Always as we enter the rigour of Bible study, we may honour a God who we witness in Jesus. Theology, which must underlie all Bible study, is obviously about the question “Who is God?” and everything we believe with our minds contributes to the answer to that question. So, when we feel anxious about some texts, we are always invited to ask the question “So . .Who does that make our God?”

We are to love our God with all our souls

It is interesting to contemplate about the difference between our hearts and our souls. I think, of course, that all three – our hearts and minds and souls are interconnected. If I had to separate out our souls, I would suggest that our soul has to do with the moments of connection with the “otherness” of life, the inexplicable sense of Divine company, the gifts which lie around us in the arts and the wonder of the creation itself.

When I was a three year old, I felt that I always walked with some presences around me, ones which were reassuring and loving, not saving me from challenges, but holding me in love as I went. One of my brothers felt the same.

I think to love your God with all your souls is to be open to wonder, depth, height and things which expand reality beyond your imagining. When I worked in palliative care, I always felt closest to this presence and reality when I accompanied people to their death. That is a great comfort to me now.

It is as though all manner of gifts wait for us, if we will open ourselves to receive them.

Loving our neighbour as ourselves

Of course, if you think about it, our neighbours are all people. We engage more closely with some, rather than others, but that doesn’t mean that the love we are called upon to give does not belong to those who suffer far away and beyond our sight.

When we think of loving our neighbours as ourselves, we can interpret it as loving them as much as we would like to be loved by others and there is a truth in that. However, I think it is important to recognise that, within this commandment maybe a call to actually love ourselves – not in indulgent or self-serving way, but with the same grace which God extends to us in love.

I have observed that often those who are most critical of others are also very hard on themselves and seem to imagine that they will feel better if they punish others as a sort of way of earning their own salvation.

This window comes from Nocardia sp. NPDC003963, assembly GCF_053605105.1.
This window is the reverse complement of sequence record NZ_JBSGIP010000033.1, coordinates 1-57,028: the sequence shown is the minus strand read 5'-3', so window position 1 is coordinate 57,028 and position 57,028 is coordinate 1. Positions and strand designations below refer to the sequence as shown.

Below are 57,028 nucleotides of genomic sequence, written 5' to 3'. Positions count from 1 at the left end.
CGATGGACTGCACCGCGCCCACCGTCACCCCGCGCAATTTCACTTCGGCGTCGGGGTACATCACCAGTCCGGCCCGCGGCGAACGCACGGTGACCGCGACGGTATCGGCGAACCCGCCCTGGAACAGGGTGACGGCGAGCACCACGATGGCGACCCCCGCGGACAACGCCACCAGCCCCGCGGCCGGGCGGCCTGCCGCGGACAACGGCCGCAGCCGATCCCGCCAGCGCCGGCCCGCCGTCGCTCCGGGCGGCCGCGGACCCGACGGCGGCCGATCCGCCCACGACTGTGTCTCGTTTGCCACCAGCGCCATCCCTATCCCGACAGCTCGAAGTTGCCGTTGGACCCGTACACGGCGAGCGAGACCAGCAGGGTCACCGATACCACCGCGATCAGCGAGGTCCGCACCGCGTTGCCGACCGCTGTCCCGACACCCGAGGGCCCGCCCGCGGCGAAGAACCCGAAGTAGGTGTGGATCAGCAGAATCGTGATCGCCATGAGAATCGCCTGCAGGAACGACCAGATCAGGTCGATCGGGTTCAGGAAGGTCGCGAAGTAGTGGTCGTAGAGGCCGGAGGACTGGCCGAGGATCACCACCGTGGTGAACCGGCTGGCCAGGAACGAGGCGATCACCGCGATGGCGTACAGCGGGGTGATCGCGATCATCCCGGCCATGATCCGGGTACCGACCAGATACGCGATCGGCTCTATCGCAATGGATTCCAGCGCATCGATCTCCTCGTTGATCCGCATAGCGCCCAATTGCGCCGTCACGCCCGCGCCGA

Finally, in all this, in our loving of God, ourselves and each other, I would suggest that life is, of itself, corporate, as is the church. None of us will ever meet the perfection which lies in God and which we may long to demonstrate. We are all human and fallible and can only do our best. We do not even begin as equals as we are born into all sorts of situations and realities.

All we can hope to do, is to honestly encourage and challenge each other as we go, adding small things into the creation and discovering that, when we put all our hopes, skills and gifts together, a difference can be made.

So . . . what experience of loving God, or being loved by God, has sent your heart or mind or soul flying free in delight? I wrote the poem below after that sort of experience in facing my sexuality.

 

THE UNUTTERABLE EXPERIENCE
OF THE GRACE OF GOD

It arises within me like the fluttering of my heart -
a trembling of hope which I can’t explain or name.
Then there is the sound of singing
in a voice of tenderness
which lies deep within me
and then spreads across the heavens like a universal song.

Could I dare to believe that I am loved?
Is the song really for me?
I look down into the depths of my soul
and feel beneath my life the firm hand of God.
“Would I ever forget you?” a gentle voice says,
“You are mine and I love you.”

The skies part in breathless joy,
my soul flies free for the first time
and all of my being wheels into oneness and fullness.
The fragmented elements of my truth,
which I have always denied life,
come together in delighted integration.
I am alive and Christ is risen within me!
The grace of God surrounds me like a cloud of love
and I stand on the ground in recreation.
I am home, I am free to live!
Thanks be to God!

Dorothy McRae-McMahon